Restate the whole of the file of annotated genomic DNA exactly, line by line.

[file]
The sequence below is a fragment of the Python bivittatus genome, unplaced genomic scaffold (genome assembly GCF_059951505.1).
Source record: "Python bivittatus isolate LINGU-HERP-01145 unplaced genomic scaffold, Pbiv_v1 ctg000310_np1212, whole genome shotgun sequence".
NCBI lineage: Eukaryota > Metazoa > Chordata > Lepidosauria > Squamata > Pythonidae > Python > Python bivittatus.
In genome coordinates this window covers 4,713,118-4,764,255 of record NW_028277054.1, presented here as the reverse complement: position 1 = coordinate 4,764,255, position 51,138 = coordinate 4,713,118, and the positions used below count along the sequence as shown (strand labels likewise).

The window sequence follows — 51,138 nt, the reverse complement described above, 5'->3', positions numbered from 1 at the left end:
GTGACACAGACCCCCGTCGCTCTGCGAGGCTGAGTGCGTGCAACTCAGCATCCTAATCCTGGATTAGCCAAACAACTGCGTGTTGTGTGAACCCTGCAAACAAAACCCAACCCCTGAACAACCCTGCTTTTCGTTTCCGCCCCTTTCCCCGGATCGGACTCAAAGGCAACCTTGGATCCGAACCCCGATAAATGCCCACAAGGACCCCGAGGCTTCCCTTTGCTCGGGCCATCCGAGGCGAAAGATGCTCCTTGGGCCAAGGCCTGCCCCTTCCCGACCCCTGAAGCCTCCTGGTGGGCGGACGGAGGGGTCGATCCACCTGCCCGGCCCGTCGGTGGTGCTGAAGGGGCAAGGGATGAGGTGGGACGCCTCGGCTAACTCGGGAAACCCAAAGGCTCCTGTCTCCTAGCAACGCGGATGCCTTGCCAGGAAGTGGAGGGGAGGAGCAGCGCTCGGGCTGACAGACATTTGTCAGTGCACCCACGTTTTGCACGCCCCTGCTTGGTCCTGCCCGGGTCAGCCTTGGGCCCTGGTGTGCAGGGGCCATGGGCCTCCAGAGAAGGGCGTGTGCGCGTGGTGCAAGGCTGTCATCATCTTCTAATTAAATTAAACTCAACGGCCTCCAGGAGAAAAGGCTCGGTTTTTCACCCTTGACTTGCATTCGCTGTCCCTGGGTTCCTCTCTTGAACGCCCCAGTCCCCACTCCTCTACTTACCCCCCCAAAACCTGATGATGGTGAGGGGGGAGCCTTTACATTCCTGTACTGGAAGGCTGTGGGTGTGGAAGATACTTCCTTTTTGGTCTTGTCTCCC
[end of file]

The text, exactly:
The sequence below is a fragment of the Python bivittatus genome, unplaced genomic scaffold (genome assembly GCF_059951505.1).
Source record: "Python bivittatus isolate LINGU-HERP-01145 unplaced genomic scaffold, Pbiv_v1 ctg000310_np1212, whole genome shotgun sequence".
NCBI lineage: Eukaryota > Metazoa > Chordata > Lepidosauria > Squamata > Pythonidae > Python > Python bivittatus.
In genome coordinates this window covers 4,713,118-4,764,255 of record NW_028277054.1, presented here as the reverse complement: position 1 = coordinate 4,764,255, position 51,138 = coordinate 4,713,118, and the positions used below count along the sequence as shown (strand labels likewise).

The window sequence follows — 51,138 nt, the reverse complement described above, 5'->3', positions numbered from 1 at the left end:
GTGACACAGACCCCCGTCGCTCTGCGAGGCTGAGTGCGTGCAACTCAGCATCCTAATCCTGGATTAGCCAAACAACTGCGTGTTGTGTGAACCCTGCAAACAAAACCCAACCCCTGAACAACCCTGCTTTTCGTTTCCGCCCCTTTCCCCGGATCGGACTCAAAGGCAACCTTGGATCCGAACCCCGATAAATGCCCACAAGGACCCCGAGGCTTCCCTTTGCTCGGGCCATCCGAGGCGAAAGATGCTCCTTGGGCCAAGGCCTGCCCCTTCCCGACCCCTGAAGCCTCCTGGTGGGCGGACGGAGGGGTCGATCCACCTGCCCGGCCCGTCGGTGGTGCTGAAGGGGCAAGGGATGAGGTGGGACGCCTCGGCTAACTCGGGAAACCCAAAGGCTCCTGTCTCCTAGCAACGCGGATGCCTTGCCAGGAAGTGGAGGGGAGGAGCAGCGCTCGGGCTGACAGACATTTGTCAGTGCACCCACGTTTTGCACGCCCCTGCTTGGTCCTGCCCGGGTCAGCCTTGGGCCCTGGTGTGCAGGGGCCATGGGCCTCCAGAGAAGGGCGTGTGCGCGTGGTGCAAGGCTGTCATCATCTTCTAATTAAATTAAACTCAACGGCCTCCAGGAGAAAAGGCTCGGTTTTTCACCCTTGACTTGCATTCGCTGTCCCTGGGTTCCTCTCTTGAACGCCCCAGTCCCCACTCCTCTACTTACCCCCCCAAAACCTGATGATGGTGAGGGGGGAGCCTTTACATTCCTGTACTGGAAGGCTGTGGGTGTGGAAGATACTTCCTTTTTGGTCTTGTCTCCC